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Time for us to wear any colour we like so long as it’s orange

Never before in history have so many been urged to wear the same colour clothing in which they hope to see their former president.

Orange is one of my favourite colours. I painted a yacht I used to have orange. The wild spring flower I like best is the orange gazania. I’m just sorry they left orange out of the national flag – it’s got every other colour in it.

Whereas orange does form one third of the flag of the country from which the Gupta family emanated, and if only they had stayed there and done to it what they did to ours, none of this would be necessary.

John Scott.

But now I have an excuse to wear orange on a more or less permanent basis, or at least as long as it takes Jacob Zuma to be fitted with a set of orange overalls.

That is the appeal of the Defend Our Democracy campaign.

If walking around like a citrus fruit is what it takes to save our Constitution and uphold the authority of the judiciary, count me in. The first thing I did on Monday, when I heard of all the outstanding citizens involved in the campaign, was rush out and buy a new orange T-shirt (65% reduction at Woolworths). I’ve been brightening up the landscape in it ever since.

It’s nothing fancy. No DOD sewn into it. Someone might say “don’t you mean DOOD?”

Not when I’m still alive, and hope to stay that way long enough to see the Constitution being honoured again, even by ex-presidents.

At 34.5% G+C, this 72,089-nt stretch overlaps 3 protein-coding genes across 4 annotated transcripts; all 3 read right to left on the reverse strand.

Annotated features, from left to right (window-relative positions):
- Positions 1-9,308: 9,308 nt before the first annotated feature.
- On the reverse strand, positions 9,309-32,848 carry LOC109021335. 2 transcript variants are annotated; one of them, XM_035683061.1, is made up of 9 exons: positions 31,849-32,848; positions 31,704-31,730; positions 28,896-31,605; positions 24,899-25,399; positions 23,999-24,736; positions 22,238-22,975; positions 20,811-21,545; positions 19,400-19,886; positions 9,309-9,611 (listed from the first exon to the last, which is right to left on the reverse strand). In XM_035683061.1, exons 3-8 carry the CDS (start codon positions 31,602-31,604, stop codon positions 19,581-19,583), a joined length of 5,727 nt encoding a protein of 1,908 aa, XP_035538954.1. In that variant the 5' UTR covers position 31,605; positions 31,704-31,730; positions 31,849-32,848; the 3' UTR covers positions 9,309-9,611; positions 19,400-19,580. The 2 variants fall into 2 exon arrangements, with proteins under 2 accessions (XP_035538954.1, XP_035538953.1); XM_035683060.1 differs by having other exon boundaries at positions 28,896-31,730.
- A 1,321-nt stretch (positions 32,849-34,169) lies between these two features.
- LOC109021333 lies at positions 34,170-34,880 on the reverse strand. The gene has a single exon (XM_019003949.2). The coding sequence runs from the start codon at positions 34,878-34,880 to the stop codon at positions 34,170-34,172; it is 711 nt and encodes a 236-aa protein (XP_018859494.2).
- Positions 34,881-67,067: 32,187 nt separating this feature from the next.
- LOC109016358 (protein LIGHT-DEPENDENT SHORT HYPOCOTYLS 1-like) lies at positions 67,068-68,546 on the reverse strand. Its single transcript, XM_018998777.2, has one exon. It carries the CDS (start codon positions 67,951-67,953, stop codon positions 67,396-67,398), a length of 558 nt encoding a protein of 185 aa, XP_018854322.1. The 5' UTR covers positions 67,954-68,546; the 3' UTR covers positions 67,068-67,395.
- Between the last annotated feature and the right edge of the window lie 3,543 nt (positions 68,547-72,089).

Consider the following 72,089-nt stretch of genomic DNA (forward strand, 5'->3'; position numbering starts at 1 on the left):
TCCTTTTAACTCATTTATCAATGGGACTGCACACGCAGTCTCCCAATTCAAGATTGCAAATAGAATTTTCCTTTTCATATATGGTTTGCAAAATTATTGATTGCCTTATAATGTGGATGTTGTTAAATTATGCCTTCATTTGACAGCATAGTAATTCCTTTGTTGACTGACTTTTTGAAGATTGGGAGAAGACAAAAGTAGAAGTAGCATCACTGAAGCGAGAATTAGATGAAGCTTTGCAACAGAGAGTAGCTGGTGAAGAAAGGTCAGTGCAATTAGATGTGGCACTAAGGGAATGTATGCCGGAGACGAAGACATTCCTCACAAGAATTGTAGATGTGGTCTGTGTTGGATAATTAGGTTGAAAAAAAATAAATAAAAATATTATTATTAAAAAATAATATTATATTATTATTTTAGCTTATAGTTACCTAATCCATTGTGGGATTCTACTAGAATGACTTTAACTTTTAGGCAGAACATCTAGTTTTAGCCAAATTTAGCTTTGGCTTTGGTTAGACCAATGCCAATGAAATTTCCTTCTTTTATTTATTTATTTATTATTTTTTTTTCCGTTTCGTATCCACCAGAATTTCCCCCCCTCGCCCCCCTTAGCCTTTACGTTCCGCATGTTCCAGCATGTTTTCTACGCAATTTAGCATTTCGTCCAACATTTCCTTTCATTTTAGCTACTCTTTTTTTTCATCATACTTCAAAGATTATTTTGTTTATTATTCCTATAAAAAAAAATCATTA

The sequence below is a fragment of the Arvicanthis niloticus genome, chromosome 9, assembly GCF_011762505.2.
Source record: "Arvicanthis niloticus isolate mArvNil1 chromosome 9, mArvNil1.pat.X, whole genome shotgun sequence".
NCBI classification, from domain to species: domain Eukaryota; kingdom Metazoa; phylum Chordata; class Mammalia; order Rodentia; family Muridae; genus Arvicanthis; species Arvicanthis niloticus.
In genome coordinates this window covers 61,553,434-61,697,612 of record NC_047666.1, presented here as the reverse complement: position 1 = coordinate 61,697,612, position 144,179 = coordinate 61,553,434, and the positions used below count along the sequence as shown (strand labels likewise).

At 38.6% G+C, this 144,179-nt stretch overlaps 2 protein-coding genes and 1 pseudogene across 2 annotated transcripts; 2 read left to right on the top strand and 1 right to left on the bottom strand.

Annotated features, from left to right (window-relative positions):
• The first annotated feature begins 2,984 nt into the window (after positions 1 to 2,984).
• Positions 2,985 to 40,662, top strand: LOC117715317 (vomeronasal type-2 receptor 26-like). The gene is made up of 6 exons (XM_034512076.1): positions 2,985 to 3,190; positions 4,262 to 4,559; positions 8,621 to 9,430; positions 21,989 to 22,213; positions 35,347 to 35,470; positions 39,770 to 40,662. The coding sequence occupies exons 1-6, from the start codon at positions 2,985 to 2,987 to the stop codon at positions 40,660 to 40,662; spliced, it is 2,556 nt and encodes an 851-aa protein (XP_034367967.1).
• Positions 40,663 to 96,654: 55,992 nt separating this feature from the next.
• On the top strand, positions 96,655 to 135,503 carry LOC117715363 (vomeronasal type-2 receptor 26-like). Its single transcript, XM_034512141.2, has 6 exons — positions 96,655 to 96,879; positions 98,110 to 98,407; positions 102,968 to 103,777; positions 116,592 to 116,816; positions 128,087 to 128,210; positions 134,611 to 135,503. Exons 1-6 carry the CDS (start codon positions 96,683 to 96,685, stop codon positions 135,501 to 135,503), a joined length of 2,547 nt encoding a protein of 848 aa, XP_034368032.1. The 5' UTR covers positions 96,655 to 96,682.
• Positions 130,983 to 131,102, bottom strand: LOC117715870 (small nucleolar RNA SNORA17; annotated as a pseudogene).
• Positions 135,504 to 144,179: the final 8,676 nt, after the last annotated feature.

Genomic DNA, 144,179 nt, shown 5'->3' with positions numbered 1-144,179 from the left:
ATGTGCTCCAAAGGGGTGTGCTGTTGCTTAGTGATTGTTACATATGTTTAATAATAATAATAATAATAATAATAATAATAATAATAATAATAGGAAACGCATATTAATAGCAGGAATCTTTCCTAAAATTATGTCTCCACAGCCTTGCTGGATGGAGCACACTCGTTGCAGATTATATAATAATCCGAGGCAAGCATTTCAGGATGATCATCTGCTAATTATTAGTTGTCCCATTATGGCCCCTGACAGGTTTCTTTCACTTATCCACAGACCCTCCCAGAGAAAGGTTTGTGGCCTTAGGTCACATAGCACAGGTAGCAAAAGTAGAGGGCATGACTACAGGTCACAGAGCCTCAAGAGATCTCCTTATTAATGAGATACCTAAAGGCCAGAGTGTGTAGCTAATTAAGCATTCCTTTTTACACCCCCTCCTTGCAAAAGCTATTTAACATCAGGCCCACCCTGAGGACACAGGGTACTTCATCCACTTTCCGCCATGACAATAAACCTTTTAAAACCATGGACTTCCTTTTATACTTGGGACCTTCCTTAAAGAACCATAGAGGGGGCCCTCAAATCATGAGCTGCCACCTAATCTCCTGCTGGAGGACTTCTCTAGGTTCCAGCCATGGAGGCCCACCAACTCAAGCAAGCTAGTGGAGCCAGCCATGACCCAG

Talking of whom, perhaps this particular one will, in a relaxation of prison regulations, be permitted to wear a special insignia on his orange outfit, say a machine gun or a shower head. Something to set him apart from other rank-and-file no-gooders, especially when he is joined by some of his very good friends.

Orange puts me in mind of a wedding I once attended. There were seven bridesmaids all in orange, like seven vestal vir-gins. There wouldn’t be any of those around to ease the lot of a man who has deflowered more than his fair share of virgins in the course of fathering nearly as many children as the late King Goodwill Zwelethini.

At least being in chookie makes it that much harder for any of your wives to poison you.

I am also reminded of the last person to have successfully invaded England by force of arms, William of Orange. His real names were Willem Hendrik and, being Dutch, he was very careful to make sure he got a good reception before he crossed the channel, first insisting on a formal invitation from English politicians who wanted to get rid of the sitting monarch, King James II.

William III wasn’t a bad king.

Less than a year after gaining the throne in 1689 he reluctantly agreed to the adoption of a Bill of Rights restricting his royal prerogative, and prohibiting him from suspending laws made by parliament, levying taxes without parliamentary consent, raising an army with-out parliamentary consent, and punishing MPs for what they said in debate. What’s more, having approved all these democratic rights, he didn’t renege on them, or refuse to abide by the laws he had authorised. It is something he could have taught our own King of Nkandla.

  • Had the lesson been learned, there would have been no need for Jacob to risk joining the rest of us in orange.johnvscott@mweb.co.za
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